For more than 100 days the UK has been under various phases of lockdown. Over the last number of weeks those lockdowns have eased significantly, with non-essential retail opening in mid-June and pubs and hospitality venues this past weekend.
Led by Prime Minister Boris Johnson and Rishi Sunak, Chancellor of the Exchequer, the government is easing lockdowns and restrictions to kickstart the economy across all sectors. From lifting quarantine requirements for travellers to the country to expediting green lights on projects across the construction industry, the government’s focus is generating economic output. In ‘The changing behaviour series’ we look at a sector that makes up the majority of national GDP, consumer spending. Using Blis data, we’re observing that recovery is happening at varying speeds across sectors, differing even across individual regions of the same country.
With varying reports on the rate of recovery of the economy, the likelihood is that a series of interruptions and false starts will impede consumer spending at different stages of the recovery. Looking at data from a Blis consumer confidence study gathered over the past 5 months, we’re seeing that people are beginning to express optimism in the economy once again.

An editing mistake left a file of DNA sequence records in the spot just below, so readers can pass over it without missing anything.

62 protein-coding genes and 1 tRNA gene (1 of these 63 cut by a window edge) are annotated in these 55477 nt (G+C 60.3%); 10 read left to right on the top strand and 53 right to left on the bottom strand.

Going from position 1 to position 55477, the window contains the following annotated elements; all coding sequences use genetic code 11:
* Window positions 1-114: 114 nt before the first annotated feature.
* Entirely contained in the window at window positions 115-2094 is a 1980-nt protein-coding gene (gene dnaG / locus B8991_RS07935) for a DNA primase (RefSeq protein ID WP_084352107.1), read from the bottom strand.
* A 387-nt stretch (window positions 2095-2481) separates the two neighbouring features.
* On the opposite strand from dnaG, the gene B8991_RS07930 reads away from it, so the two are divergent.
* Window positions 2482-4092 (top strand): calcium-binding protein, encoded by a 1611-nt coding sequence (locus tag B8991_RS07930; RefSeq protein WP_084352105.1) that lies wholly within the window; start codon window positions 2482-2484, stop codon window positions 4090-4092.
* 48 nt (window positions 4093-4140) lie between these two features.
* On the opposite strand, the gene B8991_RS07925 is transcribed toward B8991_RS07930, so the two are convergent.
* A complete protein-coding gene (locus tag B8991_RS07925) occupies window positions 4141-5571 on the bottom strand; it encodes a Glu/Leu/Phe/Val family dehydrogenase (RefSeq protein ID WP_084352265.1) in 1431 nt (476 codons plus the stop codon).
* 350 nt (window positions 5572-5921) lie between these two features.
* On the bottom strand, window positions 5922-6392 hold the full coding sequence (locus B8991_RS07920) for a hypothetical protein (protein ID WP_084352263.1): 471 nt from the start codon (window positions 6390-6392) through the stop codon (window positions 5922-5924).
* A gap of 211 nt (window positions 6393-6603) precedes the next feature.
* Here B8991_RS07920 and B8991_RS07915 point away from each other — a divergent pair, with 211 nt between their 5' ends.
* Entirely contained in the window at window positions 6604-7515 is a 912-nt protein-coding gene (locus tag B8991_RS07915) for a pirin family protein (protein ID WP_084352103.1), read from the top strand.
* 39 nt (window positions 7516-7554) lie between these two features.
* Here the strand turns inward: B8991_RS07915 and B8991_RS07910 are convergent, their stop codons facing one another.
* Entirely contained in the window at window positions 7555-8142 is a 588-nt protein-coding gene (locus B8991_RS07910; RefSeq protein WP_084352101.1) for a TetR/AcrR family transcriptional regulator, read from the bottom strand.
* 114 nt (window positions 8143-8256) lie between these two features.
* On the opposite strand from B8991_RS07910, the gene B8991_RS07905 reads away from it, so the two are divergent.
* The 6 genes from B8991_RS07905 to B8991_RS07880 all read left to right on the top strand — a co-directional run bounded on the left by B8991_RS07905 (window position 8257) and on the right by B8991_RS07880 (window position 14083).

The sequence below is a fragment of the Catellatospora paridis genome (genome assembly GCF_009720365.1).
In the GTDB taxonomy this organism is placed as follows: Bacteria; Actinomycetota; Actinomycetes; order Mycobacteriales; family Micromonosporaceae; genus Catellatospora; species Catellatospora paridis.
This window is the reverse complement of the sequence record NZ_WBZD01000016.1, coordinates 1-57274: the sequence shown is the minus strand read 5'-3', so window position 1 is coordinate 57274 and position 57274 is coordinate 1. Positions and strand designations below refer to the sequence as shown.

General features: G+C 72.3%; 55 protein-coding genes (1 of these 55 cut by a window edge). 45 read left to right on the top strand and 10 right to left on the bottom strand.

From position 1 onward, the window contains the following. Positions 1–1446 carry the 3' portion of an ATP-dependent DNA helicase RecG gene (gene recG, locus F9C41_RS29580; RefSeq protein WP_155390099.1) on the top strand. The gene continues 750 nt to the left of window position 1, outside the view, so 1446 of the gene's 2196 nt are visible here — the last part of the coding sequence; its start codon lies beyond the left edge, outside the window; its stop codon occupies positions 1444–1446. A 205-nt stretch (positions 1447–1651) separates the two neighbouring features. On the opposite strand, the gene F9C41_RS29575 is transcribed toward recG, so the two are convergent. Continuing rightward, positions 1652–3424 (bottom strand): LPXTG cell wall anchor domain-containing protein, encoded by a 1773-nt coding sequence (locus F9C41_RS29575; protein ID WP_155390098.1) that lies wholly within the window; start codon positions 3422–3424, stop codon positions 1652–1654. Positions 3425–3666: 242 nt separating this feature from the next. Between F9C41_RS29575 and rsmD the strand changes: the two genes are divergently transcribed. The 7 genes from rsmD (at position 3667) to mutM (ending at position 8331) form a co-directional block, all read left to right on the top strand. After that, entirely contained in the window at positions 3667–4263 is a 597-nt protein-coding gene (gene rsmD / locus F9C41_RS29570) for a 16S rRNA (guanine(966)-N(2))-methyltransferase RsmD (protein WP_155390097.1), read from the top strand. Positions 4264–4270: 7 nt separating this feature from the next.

While financial caution still pervades, people seem willing to participate in consumer spending. When asked how they would spend £1,000, the financial motivated sectors have seen a decline as the first priority, opening opportunities for retail sectors to stimulate demand.
Home improvement remains the second most popular option and now that the summer period has officially begun DIY enthusiasts have hit peak activity. Stores in this sector have acted quickly and adapted by utilising digital content and AR to encourage shoppers in store.
Unsurprisingly, intent to spend money on holidays is beginning to increase as people seek to escape the cabin fever and governments ease quarantine rules throughout Europe and lockdown restrictions at leisure and entertainment venues.
All of this activity is happening against the backdrop of COVID-19 and a constant threat of a resurgence and localised lockdowns. When preparing for recovery, planning for additional waves of lockdowns is essential. Using location data can help brands understand where these localised restrictions will be implemented and redirect stock and customers to different regions. For retailers the importance of understanding whether customers are more likely to venture to a high street, a retail park, a department store or a shopping mall is essential to planning stock, opening hours and messaging.